It grieved me that I could be so thoroughly misunderstood.  Both posts and my accompanying comments were about treating people (everyone) with respect. I did poke fun at the investigation into the judge’s youth and yearbook, as well as the somewhat odd but fortuitous keeping of a calendar-diary. But people hear or read what they want hear. I accept blame for a failure to communicate more clearly.  I am saddened more than I can say, especially by the “ad hominem” attacks against me.  President Trump may be the master of that manner of debate, but his critics on the other side of the political divide are also quickly mastering this manner of attack— targeting persons instead of ideas.  Ideas are frequently not discussed; the winner is deemed to be the one who interrupts and shouts the loudest.

In any case, the second Facebook post on Judge Kavanaugh is gone because I got tired of misunderstandings and personal attacks. If I erred in my remarks, I apologize. It was never my intention to hurt anyone or to trivialize either the fear that women feel or the personal violation that is signified by assault.  I would have hoped that people for whom I care and love would have privately messaged me their concerns instead of publicly threatening and condemning me.  (Note that in return I will not share their names here.) I do not have words for how I feel.  I guess that is one of the crosses that come with real love— the pain of discovering that loving and caring is not returned.  The message that some communicate is this, if you disagree with me then you are a bigot, that you are mean and hateful, that you are insensitive, and then may come alienation and disassociation.

It was within the second post that a fellow Knight and I were criticized (should I say condemned) as “middle-aged white males” as if our maturity, gender and ethnicity were crimes. My motives were questioned and emotionally it challenged my own Christian civility. I want to apologize to my brother in the Knights of Columbus for the treatment he received.

It seems to me that sometimes a few words or a posting might touch something deeper and unseen.  It still seems to me that much of what was written in the post and comments was fairly innocuous and cautiously circumspect.  Again, there was no intention or real effort to be offensive or hurtful. There was never any assertion that Christine Ford was lying, just as there was no possible certitude either way about Judge Kavanaugh.  However, it should ultimately matter if an error might bring about the destruction of a person’s good name.  Calumny is still a sin and the possibility of any crime does not negate the wrong of hurting innocent people.  That is what makes this situation so very complicated.  While some critics view the issue of the abuse of women as the only important matter; in truth, we must have a commensurate perspective of the situation.  One of my Facebook friends actually argues that the allegation alone is enough to have the nomination dismissed.  This is not dissimilar from the situation faced by innocent clergy in the face of false charges.  While we want to protect our children and women, are we willing to do so by destroying the innocent along with the guilty?  One of my friends was in the newspapers and she seemed to apply the argument of guilt by association.  In other words, since such parties did happen and boys did misbehave then all boys are probably guilty.  This is not good reasoning.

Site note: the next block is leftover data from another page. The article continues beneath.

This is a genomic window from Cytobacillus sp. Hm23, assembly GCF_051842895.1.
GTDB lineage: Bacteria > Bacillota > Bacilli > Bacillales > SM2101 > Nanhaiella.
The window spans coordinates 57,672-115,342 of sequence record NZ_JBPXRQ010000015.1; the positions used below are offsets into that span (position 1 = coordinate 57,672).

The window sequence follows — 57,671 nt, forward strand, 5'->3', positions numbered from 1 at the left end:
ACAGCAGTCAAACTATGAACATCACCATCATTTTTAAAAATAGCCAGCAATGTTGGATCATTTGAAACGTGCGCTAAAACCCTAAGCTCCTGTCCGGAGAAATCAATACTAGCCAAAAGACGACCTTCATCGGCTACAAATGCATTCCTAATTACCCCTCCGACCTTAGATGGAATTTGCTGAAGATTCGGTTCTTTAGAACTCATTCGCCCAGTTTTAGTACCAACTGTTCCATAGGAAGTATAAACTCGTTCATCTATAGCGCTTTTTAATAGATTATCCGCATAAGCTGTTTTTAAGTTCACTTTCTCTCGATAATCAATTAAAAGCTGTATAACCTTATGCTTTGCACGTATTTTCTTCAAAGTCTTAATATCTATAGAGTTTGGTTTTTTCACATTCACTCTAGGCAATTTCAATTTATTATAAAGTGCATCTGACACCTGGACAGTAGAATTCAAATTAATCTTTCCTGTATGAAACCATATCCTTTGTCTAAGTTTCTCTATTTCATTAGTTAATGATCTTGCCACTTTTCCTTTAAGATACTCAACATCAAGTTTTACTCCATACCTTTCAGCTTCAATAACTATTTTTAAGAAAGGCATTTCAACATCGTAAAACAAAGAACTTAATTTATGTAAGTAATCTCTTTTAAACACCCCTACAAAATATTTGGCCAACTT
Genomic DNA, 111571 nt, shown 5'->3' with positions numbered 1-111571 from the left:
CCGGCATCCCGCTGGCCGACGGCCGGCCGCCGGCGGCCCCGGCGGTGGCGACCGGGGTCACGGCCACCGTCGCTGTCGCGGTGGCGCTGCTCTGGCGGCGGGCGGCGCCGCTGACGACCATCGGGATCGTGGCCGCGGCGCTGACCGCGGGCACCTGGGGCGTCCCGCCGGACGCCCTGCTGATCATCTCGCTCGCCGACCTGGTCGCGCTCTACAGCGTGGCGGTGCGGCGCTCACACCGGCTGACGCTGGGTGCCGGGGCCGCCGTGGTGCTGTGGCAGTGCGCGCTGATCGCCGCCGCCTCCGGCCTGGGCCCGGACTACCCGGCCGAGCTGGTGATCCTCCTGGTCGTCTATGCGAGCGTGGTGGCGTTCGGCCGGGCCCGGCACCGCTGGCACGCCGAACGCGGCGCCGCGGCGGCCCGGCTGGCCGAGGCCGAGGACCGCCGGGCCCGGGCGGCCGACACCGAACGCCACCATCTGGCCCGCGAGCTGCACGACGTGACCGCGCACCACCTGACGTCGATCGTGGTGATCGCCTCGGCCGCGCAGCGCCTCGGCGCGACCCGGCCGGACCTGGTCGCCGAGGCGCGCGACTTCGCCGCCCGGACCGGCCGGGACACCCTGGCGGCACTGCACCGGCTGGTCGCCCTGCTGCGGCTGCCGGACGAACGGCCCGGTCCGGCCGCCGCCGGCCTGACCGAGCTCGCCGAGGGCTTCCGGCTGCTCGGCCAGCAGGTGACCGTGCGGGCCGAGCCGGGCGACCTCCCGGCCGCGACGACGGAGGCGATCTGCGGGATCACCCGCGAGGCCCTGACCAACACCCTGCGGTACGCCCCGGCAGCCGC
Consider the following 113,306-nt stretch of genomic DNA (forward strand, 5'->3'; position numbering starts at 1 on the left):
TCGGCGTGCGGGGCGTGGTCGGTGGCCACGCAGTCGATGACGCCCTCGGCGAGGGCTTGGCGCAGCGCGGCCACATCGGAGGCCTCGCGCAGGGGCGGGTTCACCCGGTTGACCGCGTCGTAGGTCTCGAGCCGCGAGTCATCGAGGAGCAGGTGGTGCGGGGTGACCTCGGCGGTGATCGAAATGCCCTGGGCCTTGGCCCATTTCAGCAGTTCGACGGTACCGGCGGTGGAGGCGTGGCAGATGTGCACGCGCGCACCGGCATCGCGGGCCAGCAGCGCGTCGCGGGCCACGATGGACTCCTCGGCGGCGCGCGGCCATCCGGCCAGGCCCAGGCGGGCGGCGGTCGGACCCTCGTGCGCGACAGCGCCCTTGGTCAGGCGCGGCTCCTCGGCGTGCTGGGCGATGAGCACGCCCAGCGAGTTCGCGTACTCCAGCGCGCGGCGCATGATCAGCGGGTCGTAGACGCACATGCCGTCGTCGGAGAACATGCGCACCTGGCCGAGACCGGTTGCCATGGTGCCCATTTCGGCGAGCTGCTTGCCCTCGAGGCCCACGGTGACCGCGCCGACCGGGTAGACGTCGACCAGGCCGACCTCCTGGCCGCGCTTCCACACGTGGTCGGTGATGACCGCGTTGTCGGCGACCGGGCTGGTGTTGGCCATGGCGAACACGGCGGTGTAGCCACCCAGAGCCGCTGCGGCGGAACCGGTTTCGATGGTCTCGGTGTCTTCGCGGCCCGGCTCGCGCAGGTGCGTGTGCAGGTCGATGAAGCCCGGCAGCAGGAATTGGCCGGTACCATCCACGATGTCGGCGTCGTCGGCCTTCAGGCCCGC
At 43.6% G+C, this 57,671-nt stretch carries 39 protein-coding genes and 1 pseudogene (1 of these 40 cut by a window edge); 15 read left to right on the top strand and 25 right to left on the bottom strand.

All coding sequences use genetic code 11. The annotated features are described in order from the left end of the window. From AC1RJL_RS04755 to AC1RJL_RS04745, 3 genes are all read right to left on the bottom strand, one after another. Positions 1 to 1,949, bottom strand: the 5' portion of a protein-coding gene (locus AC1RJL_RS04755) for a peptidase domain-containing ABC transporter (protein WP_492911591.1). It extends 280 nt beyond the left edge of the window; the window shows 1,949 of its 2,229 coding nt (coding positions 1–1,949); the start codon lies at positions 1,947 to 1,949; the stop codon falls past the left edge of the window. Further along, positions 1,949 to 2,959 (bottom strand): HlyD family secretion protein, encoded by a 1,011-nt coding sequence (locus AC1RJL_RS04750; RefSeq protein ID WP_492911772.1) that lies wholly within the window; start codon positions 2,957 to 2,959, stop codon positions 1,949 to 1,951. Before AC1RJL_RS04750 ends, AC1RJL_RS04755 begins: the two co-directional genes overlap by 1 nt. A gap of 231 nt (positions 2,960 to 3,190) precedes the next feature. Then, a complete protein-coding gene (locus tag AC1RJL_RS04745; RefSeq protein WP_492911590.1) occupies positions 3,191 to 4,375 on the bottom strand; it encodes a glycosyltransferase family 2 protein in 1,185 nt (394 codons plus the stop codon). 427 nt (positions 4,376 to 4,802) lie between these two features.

There was nothing in my post or comments about “sweeping the issue under the rug.”  It was here that a critic cited the bad witness of the Catholic Church.  I guess at this point I was supposed to shut up because given the scandals, priests are presumed by many as no longer having any moral authority whatsoever.